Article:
Sign in
Download Opera News App



Health COVID


Coronavirus Vaccine: Know The Current Status of World's 7 Leading Vaccine Candidates

With over 13 million confirmed COVID-19 cases and fatality count closing the mark of 600,000 worldwide, the race to the finishing line of finding cure to the vile Coronavirus continues to step forward day-after-day, and week-after-week.

Globally, at least 166 Vaccine candidates are undergoing some pre-clinical or clinical stage of vaccine trials.

According to the Coronavirus Vaccine Tracker of New York Times, 135 vaccines are undergoing the preclinical stage, with Phase-I, II, and III vaccine trials counting to 15, 11, and 4 vaccine candidates respectively.

One vaccine candidate from a German Biotech firm, BioNtech claims that after successful clinical trials it is awaiting the regulatory approval of its vaccine candidate for a wider public use, that it expects to obtain by the end of this year, Wall Street Journal reports.

A look at some highly anticipated vaccine candidates worldwide:

Moderna Vaccine: Moderna was one of the first companies in the world that put its vaccine candidate into human trials. It has published “promising” Phase-I results, with its Phase-II result published on July 14.

The Phase-III trials are scheduled to begin by July 27, and the company has projected to make vaccine doses ready by early 2021.

BioNTech-Pfizer Vaccine candidate: Berlin-based BioNTech-led vaccine candidate so-far remains the only vaccine candidate that has its feet in the Approval stage already.

In collaboration with New York-based Pfizer, the company has produced results for its Phase-I and Phase-II trials, although with volunteers experiencing moderate side effects like sleep disturbances and sore joints.

But since its volunteer-size in Phase-I and II was greater than other and was considered ‘significant’ by the authorities, it has already started making efforts for an approval with a Fast-track status it has received from the US FDA due to which company hopes to complete the approval by the end of this year, with a parallel completion of its Phase-III trial as well.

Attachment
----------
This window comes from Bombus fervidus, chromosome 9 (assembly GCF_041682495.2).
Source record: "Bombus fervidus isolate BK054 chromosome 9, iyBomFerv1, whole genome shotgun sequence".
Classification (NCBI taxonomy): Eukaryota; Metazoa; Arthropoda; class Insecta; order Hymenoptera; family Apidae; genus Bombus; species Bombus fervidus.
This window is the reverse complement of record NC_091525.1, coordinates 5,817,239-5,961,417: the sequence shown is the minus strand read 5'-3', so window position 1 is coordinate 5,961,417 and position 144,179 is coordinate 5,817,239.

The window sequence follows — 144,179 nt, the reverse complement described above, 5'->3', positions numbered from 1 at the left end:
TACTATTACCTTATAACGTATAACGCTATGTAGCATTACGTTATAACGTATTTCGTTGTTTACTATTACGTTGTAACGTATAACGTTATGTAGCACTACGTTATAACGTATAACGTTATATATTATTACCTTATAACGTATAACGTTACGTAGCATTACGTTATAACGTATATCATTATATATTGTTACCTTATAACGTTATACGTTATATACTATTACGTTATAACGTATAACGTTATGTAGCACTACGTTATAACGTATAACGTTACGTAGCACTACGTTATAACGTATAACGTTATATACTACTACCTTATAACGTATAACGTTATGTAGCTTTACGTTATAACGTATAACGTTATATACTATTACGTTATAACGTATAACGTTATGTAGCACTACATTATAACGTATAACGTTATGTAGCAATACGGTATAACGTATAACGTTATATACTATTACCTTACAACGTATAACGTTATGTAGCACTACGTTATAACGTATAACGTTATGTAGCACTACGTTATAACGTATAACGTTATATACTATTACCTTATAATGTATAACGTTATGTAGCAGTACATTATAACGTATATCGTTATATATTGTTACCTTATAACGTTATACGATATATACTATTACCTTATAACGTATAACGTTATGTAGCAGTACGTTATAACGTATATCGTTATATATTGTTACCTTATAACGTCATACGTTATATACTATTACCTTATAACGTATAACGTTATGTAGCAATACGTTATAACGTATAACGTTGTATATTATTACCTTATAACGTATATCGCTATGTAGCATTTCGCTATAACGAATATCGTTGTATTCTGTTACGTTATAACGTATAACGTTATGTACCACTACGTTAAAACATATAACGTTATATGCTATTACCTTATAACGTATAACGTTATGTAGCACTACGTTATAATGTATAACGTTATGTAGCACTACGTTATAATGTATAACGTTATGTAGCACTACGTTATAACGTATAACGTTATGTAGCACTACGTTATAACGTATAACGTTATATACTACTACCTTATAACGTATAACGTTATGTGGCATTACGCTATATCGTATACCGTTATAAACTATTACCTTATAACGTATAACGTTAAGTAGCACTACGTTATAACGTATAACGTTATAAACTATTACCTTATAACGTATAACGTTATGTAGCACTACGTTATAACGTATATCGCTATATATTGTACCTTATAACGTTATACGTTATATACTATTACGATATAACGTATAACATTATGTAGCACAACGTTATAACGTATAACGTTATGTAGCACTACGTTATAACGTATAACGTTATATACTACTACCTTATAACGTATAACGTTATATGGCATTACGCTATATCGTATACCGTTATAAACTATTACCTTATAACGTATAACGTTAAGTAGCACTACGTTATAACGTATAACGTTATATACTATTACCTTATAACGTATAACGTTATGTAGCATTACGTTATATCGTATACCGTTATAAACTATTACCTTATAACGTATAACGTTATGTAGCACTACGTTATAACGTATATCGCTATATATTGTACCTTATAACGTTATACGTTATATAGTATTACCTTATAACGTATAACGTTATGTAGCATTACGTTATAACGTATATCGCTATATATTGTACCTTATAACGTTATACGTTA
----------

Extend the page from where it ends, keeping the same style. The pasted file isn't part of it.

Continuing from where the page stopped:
Company expects to make over a billion doses by December, ready for human use.

Astrazeneca-Oxford Vaccine: Based on chimpanzee adenovirus called ChAdOx1, the vaccine candidate is currently in Phase-II trials in England, and Phase-III trials in South Africa and Brazil.

With a total manufacturing capacity estimated at 2 Billion doses per year by the company (In partnership with Pune-based Serum Institute of India), the British media citing its sources has claimed a ‘good news’ on vaccine development front from Astrazeneca’s end.

Zydus Cadila vaccine: Ahmedabad-based vaccine maker is the second only Indian pharmaceutical firm to enter vaccine race after Hyderabad-based Bharat Biotech.

Its pre-clinical trials have generated ‘successful’ results, and the company has started Phase-I, and Phase-II human trials.

Bharat Biotech’s Covaxine: Hyderbad-based Bharat Biotech’s Covaxine, in collaboration with Pune-based National Institute for Virology, and Indian Council of Medical Research, started its human trials in volunteers at AIIMS-Patna.

The ICMR’s 15th August target for the completion up to Approval process has been received with skepticism, but the pre-clinical results have generated ‘promising results’.

NovoVax vaccine: The Maryland-based vaccine candidate is the only one of its kind that has received $1.6 Billion in its federal funding.

The company projects to deliver the vaccine by the first quarter of 2021, with Phase-III results having already begun by its end.

Sinopharm Vaccine: State-owned Chinese company Sinopharm is the second-only Vaccine maker after Germany’s BioNTech, which is fast moving towards Approval stage of vaccine development.

Around 15,000 volunteers are undergoing its vaccine trial, and the company, quite ambitiously, has set the target of producing billions of vaccine doses before the end of the year.

Content created and supplied by: Faithy_Media (via Opera News )

Biotech Coronavirus Vaccine German New York Times Wall Street Journal


Load app to read more comments